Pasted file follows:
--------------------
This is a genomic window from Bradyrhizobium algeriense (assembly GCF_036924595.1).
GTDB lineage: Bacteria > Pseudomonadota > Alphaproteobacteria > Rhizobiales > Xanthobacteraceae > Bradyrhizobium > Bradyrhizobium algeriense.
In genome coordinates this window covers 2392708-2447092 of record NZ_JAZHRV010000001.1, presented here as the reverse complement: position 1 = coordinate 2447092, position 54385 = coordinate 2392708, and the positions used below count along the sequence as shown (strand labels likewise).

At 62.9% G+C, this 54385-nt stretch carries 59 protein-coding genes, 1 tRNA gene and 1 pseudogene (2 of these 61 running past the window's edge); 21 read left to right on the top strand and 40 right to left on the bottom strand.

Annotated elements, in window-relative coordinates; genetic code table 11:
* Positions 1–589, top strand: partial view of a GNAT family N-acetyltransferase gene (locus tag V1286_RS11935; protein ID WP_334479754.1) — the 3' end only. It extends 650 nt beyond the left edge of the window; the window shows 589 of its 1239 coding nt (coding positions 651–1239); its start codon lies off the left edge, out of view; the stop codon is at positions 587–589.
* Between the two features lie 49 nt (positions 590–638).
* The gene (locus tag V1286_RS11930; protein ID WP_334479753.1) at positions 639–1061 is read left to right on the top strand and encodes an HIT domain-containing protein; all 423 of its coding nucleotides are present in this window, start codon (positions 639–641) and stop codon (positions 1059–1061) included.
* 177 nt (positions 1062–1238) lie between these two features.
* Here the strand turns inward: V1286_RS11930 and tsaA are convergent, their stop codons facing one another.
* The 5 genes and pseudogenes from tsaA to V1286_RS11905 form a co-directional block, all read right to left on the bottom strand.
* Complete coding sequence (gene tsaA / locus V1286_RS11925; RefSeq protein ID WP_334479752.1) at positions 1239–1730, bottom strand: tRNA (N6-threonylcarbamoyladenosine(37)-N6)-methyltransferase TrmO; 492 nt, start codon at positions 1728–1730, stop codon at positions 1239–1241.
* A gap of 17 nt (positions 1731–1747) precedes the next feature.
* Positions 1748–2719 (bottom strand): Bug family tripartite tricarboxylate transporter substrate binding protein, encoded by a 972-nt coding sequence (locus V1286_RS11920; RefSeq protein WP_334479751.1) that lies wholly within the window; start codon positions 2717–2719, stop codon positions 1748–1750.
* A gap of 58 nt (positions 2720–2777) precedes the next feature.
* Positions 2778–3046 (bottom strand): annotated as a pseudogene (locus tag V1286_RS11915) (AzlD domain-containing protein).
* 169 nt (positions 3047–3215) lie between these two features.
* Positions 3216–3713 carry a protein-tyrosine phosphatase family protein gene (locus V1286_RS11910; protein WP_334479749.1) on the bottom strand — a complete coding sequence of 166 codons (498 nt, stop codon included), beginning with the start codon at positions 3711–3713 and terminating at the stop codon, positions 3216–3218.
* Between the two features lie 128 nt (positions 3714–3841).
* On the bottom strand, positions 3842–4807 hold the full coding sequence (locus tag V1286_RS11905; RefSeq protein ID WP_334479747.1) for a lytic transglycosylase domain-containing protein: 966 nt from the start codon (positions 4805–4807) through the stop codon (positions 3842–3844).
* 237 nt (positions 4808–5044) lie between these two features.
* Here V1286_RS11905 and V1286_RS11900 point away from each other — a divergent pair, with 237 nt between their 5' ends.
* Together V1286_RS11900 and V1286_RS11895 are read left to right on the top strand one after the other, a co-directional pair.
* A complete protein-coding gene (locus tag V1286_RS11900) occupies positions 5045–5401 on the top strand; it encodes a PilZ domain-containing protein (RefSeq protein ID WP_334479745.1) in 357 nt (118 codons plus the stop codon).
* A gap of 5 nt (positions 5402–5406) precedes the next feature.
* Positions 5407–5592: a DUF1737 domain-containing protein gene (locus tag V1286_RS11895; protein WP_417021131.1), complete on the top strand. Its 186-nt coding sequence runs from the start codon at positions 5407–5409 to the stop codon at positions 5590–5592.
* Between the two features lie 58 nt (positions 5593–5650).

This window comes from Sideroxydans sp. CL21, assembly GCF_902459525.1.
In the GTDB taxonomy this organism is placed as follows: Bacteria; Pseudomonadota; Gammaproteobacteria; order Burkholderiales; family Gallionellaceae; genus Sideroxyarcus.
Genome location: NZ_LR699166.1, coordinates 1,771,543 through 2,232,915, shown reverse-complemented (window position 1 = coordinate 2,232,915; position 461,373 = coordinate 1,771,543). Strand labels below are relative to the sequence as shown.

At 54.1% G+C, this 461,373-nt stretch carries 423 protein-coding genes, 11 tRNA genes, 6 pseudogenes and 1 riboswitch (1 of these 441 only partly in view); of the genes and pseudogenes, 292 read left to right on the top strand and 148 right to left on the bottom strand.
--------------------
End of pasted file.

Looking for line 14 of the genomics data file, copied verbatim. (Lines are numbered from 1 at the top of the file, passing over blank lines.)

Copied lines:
* Positions 1748–2719 (bottom strand): Bug family tripartite tricarboxylate transporter substrate binding protein, encoded by a 972-nt coding sequence (locus V1286_RS11920; RefSeq protein WP_334479751.1) that lies wholly within the window; start codon positions 2717–2719, stop codon positions 1748–1750.